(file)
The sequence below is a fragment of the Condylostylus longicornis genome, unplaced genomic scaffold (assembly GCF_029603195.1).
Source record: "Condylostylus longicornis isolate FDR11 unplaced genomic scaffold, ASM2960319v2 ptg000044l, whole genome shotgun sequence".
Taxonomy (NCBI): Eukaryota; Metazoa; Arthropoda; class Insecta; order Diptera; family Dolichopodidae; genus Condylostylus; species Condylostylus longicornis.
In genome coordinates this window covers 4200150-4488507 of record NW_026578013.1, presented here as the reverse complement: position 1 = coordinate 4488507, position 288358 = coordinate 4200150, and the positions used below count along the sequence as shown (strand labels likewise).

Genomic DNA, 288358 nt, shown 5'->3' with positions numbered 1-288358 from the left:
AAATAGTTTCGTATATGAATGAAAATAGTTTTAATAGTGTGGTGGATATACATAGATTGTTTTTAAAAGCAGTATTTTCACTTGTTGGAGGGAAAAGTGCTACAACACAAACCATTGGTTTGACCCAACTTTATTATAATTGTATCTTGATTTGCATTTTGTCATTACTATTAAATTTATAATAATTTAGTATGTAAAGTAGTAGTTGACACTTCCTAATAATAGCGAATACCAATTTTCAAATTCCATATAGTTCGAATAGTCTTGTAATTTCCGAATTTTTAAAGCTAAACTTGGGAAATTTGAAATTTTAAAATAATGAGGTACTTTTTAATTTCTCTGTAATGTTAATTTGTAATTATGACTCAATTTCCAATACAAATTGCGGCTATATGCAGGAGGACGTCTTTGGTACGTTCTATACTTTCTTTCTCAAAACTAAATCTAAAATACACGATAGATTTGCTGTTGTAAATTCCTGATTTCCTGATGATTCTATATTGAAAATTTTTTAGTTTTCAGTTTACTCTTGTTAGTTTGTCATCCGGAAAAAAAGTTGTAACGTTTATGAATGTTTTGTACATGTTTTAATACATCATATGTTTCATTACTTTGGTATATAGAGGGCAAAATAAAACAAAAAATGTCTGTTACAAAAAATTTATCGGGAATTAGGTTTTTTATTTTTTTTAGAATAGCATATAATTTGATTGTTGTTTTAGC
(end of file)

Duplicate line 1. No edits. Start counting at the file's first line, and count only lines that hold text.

The sequence below is a fragment of the Condylostylus longicornis genome, unplaced genomic scaffold (assembly GCF_029603195.1).